High Rise Flats: Fire Prevention

Department for Levelling Up, Housing and Communities written question – answered on 5th September 2022.

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Photo of Hilary Benn Hilary Benn Labour, Leeds Central

To ask the Secretary of State for Levelling Up, Housing and Communities, what advice his Department provides to leaseholders living in blocks where lenders require an EWS1 certificate to progress a sale but freeholders refuse to apply for such a certificate.

Photo of Eddie Hughes Eddie Hughes Parliamentary Under Secretary of State (Department for Levelling Up, Housing and Communities)

An EWS1 form is used as a valuation tool to inform lenders of financial risk. The Building Safety Act introduced clarity on liabilities for making buildings safe and financial protections for leaseholders. As a result, on July 15th the largest mortgage lenders confirmed that, subject to their normal policy requirements, they will be able to lend on any property that is part of a developer or government remediation scheme or properties that are protected by the new statutory protections, as evidenced by a qualifying lease certificate. This statement can be found here.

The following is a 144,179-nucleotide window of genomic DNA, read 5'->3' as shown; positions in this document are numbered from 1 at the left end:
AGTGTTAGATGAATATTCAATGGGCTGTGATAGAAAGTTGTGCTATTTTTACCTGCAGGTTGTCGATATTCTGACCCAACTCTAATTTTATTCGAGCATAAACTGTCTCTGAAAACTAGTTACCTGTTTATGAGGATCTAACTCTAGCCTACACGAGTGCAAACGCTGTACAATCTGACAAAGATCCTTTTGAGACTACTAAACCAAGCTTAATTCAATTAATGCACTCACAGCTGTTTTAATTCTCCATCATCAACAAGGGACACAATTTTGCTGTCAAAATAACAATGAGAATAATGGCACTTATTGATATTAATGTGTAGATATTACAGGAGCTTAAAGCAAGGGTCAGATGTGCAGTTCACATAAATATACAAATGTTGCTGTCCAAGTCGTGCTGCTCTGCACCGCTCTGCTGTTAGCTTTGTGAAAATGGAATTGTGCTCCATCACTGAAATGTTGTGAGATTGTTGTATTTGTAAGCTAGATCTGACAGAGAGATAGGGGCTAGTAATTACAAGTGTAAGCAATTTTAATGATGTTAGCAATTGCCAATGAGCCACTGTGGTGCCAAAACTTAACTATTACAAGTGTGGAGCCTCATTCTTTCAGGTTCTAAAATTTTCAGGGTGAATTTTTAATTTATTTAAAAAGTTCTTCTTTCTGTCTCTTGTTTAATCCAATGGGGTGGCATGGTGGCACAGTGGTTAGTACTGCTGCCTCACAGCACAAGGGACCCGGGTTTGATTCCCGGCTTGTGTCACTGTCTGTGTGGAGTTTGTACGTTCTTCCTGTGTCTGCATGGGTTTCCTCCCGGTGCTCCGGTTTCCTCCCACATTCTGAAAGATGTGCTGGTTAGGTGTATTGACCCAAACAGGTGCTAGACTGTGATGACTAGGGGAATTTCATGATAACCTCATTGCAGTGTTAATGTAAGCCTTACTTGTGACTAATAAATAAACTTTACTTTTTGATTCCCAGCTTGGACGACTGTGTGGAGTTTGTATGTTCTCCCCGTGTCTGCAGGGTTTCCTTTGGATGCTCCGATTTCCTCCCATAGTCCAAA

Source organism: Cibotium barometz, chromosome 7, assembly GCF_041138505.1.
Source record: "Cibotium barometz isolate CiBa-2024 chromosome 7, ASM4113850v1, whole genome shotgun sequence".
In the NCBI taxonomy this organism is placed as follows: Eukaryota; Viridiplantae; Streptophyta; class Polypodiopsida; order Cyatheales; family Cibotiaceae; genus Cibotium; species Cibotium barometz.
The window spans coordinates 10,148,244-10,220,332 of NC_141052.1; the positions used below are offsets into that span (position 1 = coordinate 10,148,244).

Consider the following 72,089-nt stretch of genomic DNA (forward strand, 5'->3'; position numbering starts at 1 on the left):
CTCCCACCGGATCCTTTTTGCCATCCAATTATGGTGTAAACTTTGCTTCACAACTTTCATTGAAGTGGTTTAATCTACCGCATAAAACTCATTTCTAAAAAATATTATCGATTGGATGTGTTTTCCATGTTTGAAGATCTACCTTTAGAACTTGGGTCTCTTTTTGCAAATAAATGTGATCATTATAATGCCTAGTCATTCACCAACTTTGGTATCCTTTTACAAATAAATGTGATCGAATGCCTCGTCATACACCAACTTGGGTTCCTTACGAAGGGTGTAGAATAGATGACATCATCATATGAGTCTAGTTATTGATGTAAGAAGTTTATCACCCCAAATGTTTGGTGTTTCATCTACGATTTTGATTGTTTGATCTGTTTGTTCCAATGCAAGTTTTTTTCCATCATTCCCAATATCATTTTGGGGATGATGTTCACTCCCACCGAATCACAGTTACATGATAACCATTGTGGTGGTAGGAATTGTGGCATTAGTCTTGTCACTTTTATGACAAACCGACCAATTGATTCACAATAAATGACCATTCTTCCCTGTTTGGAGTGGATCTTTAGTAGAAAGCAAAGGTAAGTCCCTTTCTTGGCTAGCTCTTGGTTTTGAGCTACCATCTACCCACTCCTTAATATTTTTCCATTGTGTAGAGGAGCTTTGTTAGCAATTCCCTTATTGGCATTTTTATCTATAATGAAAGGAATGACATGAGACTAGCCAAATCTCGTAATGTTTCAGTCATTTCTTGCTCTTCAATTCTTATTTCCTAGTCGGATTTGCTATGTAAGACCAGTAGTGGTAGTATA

Qualifying leaseholders will no longer face bills to remediate unsafe cladding systems on their building, removing financial risk. We are working with the industry to quickly operationalise these changes and expect the challenges faced by those struggling to buy and sell, including the need to access EWS1 forms, will be eased.

Leaseholders should complete the deed of certificate in the Leaseholder Information Regulations to demonstrate they own a qualifying lease and benefit from the protections. Further guidance for leaseholders on the leaseholder protections and completing the certificates has been published by the Department here.

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